What are your sealed orders? – Ps 139: 1-6,13-17, 1 Cor 12: 1-18
I don’t know how many of you enjoy doing jigsaws. I’m one of those people who can get addicted. I have strategies of finding all the pieces with straight edges to go around the outside, and then looking for bits of a particular colour or texture so that the seemingly impossible task of fitting it all together can be accomplished. This morning I’ve given you each a piece of a jigsaw, and I’m inviting you to consider it for a moment. I’m wondering what you can tell me about your piece…?
Unique, only piece like this, part of bigger whole, etc…
One of the messages of that wonderful Psalm 139 is the unique way each of us is made. There are some pretty radical claims made that somehow there is a guiding hand at work in our very conception and the way we are knitted together. It isn’t pure chance that you are you and I am I. The poetic images tell of a power at work within our very DNA, and even I think within the family and community that nurtured the sort of person we are. I say this is a radical idea because it is in stark contrast to the prevailing narrative of our modern world which proclaims its all chance, luck, and genetics. The prophet Jeremiah who struggled with understanding his life was comforted by these words of God. “
I’m inviting you to hold your little unique piece of jigsaw and hear the words of the prophet Jeremiah: “Before I formed you in the womb I knew you, and before you were born I consecrated you.” (Jer 1:5) Jeremiah struggled with depression and sometimes could see nothing of value in his life so these words were of comfort to him.
The Holy Spirit of God was somehow there as the first cells that were you came together, and somehow within your very DNA the Spirit was at work creating the very unique being that you are, and dedicating you to your unique holy purpose.
One way a modern mystic and healer, Agnes Sanford pictured this was that before we were born each of us were given what she called ‘Sealed Orders’. It was as if right at the beginning God sealed within us a unique way of sharing love with the world. I should explain these sealed orders are not commands, but are an invitation to live out your true purpose. They are not something we are commanded to do, but invited to be. In our protestant tradition we would call these sealed orders our calling. Sometimes we talk of ministers being called but actually in our tradition we believe each of us is called….each of us has a divine dream within our being, a dream that will help heal the world. Frederick Buechner, the wise American author said, “the place God calls you is where your deep gladness and the world’s deep hunger meet.”
These ‘Sealed Orders’ or what God invites you and me are embedded somehow within us. If we can discover these we will lead a meaningful life and we will be deeply at peace with ourselves because we are in harmony with our true purpose. People who never discover their sealed orders are invariably unhappy and unfulfilled. Dr Bernie Siegel tells the story of a man who wanted to be a violinist but instead became a lawyer in order to please his parents. He developed a brain tumour and was given a year to live. He decided to spend his last year doing what he really wanted. He quit law and devoted himself to playing the violin. A year later he had a job as a violinist in a concert orchestra and the brain tumour was gone.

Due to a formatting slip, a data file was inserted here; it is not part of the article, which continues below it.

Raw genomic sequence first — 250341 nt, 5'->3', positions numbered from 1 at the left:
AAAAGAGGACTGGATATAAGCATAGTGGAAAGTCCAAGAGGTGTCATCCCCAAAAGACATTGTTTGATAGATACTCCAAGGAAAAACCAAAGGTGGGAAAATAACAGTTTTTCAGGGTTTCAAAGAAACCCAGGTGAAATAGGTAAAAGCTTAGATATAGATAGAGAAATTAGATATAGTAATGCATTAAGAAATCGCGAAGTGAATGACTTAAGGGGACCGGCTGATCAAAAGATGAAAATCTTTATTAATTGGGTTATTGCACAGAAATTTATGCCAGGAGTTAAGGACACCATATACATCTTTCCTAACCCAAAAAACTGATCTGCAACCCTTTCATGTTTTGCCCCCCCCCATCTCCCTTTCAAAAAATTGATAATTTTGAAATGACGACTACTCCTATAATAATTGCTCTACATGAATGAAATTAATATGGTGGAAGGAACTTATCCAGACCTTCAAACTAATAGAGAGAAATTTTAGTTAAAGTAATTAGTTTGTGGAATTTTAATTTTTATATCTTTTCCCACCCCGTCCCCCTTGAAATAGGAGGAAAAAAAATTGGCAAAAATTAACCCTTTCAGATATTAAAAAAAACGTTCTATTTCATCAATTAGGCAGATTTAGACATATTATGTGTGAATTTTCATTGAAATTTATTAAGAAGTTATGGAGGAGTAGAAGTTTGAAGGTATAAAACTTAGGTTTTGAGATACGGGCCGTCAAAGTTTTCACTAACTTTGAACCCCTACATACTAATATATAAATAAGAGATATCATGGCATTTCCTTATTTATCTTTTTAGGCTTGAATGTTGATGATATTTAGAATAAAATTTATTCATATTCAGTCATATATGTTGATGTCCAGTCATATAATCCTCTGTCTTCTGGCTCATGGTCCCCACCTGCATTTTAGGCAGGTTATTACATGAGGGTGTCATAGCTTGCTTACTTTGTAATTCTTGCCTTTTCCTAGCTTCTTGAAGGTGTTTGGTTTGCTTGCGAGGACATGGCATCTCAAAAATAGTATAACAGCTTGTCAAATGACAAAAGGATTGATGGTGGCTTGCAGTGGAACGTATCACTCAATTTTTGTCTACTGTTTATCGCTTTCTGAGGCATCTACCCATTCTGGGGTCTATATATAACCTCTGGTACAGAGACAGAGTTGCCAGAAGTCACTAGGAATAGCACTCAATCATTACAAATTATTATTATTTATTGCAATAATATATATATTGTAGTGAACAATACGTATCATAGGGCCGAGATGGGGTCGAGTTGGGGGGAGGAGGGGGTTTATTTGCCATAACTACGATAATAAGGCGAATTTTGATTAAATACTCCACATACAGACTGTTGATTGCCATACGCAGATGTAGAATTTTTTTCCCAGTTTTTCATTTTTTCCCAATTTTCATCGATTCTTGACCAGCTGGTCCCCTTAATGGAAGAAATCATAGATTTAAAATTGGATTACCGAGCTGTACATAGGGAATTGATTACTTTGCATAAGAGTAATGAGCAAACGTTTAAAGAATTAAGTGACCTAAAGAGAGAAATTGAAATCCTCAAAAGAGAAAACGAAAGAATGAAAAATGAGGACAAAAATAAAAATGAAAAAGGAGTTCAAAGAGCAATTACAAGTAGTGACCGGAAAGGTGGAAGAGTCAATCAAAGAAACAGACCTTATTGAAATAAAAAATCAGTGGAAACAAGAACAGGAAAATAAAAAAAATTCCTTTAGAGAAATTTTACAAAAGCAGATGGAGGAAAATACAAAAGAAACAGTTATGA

Sadly often in our modern world people see a job as a means to get money rather than the way we might live out their our dream. It is a huge factor in the discontent seen in the modern world and we would do well to talk of calling and life purpose much more often, but I guess if you remove any idea of God beyond us or guiding power calling and purpose become problematic .
You might think that God would make it easy to discover our sealed orders but for some reason that is not so. I think that has something to do with our separation from God as human beings. We who live east of Eden will have to work to discover our true reason for being – our ‘Sealed Orders.’
I think we start discovering our ‘Sealed Orders’ when we ask the question, ‘what is the unique way I was created to share love with the world?’
We start getting in touch with our ‘Sealed Orders’ when we notice the things we get most absorbed in life, or the things that bring joy and fulfillment in our lives.
There are other ways we can get a glimpse of our sealed orders. Consider these questions….”who are our heroes and why?”, (“what creature or living thing in nature do you feel drawn to?”) “If you had only one year to live and unlimited resources what would you like to do?”, (“what do you have to do?”) “what activities bring you a deep sense of peace and joy?”, “when do you feel most alive in your body?”, and “what do your friends see as your unique way of giving love?”. It’s interesting but if you are observant you’ll see these sealed orders on display even in children as you watch them play and if you carefully observe what catches their attention. Even before birth in many cultures of our world there will be some clue as to what to call a new baby so in our scriptures often someone’s name gives a clue to their sealed orders. Jesus’ name was revealed before his birth – it means savior. Others get a name change along the way like Peter, the Rock.
There are other ways to discover our life meaning. I’m not suggesting we go looking for death but people who have near death experiences and claim they meet up with the Presence of Light and Love invariably have a much clearer sense of mission in life. They seem to glimpse their purpose and are empowered by love to live it out. An encounter with God will often reveal something of our meaning and purpose. Looking at our unique being through the lens of tools like the enneagram can give us clues. I think a core purpose of a church community is helping one another see more clearly our sealed orders. I don’t think we usually do it well. Like society around us we are good at seeing faults in one another and we all have those. What we need is more people who encourage and name what we see as our friend’s way of giving love to the world. People like John the Baptist who refused to claim the crown of Messiah but instead pointed to Jesus and said “he’s the one who has come to heal the world.”